Doctors and patient advocates have seized on the figures saying the outdated practices of seclusion and restraint must be phased out as they can severely traumatise already vulnerable people.
Use of seclusion in psychiatric hospitals varies widely throughout the state, figures obtained by Fairfax Media show. Some hospitals use it at up to 30 times the rate of others.
A NSW Mental Health Deputy Commissioner, Bradley Foxlewin, said such “coercive practices” could traumatise people for a long time. “It’s been recognised almost universally that seclusion is a failure in care,” said Mr Foxlewin, who helped end the practice in the ACT.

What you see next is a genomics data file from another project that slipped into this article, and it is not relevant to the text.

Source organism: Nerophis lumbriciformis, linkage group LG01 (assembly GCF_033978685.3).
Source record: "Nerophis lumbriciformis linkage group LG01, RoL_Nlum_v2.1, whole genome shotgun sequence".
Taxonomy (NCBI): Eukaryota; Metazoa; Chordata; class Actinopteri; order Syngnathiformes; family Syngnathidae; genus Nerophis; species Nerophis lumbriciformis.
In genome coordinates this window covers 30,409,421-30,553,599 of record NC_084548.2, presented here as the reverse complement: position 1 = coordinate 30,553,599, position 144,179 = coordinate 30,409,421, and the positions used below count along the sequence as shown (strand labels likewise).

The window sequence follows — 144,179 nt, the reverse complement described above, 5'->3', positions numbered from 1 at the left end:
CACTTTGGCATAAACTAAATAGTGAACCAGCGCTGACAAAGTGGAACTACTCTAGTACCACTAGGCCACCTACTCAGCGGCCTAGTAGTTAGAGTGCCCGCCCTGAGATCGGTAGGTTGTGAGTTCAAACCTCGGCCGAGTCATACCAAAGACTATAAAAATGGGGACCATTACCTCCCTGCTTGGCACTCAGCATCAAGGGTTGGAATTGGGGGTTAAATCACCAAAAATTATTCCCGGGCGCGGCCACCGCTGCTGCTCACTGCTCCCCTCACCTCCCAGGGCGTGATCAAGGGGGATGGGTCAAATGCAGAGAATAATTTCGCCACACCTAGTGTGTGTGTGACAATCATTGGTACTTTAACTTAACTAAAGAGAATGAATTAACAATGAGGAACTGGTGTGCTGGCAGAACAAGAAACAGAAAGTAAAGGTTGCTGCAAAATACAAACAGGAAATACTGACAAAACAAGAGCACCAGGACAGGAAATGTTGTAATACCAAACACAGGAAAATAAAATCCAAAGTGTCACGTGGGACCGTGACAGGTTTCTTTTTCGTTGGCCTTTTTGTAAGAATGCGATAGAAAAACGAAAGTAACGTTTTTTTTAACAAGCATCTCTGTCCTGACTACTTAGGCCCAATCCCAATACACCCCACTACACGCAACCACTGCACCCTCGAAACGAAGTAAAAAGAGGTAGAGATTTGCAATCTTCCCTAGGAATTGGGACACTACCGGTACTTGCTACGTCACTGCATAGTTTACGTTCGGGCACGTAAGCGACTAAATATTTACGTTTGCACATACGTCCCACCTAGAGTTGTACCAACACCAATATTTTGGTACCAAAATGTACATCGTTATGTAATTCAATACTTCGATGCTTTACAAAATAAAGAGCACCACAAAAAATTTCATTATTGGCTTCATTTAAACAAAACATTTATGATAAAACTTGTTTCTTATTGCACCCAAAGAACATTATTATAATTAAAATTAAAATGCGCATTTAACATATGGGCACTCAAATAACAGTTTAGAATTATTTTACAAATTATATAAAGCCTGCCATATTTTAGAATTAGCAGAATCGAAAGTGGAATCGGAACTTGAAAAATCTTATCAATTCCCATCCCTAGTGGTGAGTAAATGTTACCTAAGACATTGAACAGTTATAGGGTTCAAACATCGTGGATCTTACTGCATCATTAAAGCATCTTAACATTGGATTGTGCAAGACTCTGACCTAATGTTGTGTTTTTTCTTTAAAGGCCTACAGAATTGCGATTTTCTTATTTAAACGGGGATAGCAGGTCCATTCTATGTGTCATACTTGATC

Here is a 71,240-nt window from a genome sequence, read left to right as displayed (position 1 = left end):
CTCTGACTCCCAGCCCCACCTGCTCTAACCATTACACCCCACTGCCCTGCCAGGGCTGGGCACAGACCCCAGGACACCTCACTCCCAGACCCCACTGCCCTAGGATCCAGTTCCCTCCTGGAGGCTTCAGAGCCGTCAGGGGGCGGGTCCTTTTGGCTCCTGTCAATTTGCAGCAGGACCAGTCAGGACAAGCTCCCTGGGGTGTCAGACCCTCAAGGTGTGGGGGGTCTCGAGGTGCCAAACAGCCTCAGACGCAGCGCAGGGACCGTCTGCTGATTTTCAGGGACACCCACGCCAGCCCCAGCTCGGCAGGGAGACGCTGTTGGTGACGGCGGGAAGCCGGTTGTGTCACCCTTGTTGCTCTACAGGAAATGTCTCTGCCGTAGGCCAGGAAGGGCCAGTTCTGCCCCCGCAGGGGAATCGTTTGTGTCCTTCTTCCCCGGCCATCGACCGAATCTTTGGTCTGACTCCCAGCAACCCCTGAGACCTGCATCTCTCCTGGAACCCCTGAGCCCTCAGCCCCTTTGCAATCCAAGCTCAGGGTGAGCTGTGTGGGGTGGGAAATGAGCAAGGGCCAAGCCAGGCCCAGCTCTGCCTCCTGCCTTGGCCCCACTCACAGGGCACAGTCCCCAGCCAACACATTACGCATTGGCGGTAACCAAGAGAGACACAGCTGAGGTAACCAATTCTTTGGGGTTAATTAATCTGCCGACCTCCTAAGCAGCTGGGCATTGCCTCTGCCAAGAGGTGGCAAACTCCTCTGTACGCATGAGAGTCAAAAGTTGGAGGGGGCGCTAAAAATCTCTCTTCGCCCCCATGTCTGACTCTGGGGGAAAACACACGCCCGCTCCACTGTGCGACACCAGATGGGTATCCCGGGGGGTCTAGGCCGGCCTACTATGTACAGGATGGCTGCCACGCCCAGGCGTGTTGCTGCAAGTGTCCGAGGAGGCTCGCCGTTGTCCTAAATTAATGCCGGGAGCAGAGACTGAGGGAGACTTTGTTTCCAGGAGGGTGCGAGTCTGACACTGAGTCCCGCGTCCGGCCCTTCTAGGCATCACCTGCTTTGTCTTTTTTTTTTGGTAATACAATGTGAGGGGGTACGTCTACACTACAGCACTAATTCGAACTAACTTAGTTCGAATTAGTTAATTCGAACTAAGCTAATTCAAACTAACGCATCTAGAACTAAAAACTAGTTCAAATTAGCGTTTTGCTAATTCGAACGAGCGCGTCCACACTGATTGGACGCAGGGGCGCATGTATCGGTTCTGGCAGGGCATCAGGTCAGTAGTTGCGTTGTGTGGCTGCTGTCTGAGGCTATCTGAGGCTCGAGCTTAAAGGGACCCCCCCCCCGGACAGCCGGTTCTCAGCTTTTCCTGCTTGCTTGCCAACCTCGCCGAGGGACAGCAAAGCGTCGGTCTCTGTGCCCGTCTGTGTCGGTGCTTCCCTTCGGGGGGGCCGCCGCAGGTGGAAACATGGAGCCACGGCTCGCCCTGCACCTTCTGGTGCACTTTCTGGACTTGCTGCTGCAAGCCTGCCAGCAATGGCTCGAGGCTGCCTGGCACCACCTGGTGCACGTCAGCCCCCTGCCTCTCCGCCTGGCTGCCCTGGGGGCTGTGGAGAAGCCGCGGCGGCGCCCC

The NSW Ministry of Health says seclusion, which involves locking patients in a room alone, often for long periods, should only be used as a last resort. And the NSW Chief Psychiatrist has brought in special officers to work with the worst-offending hospitals.
The highest rate is at St Vincent’s Hospital in inner Sydney, with 32 episodes per 1000 patient days in the second half of 2012. Of the children’s wards, Concord Hospital has the highest rate, of nearly 20 episodes per 1000 patient days.
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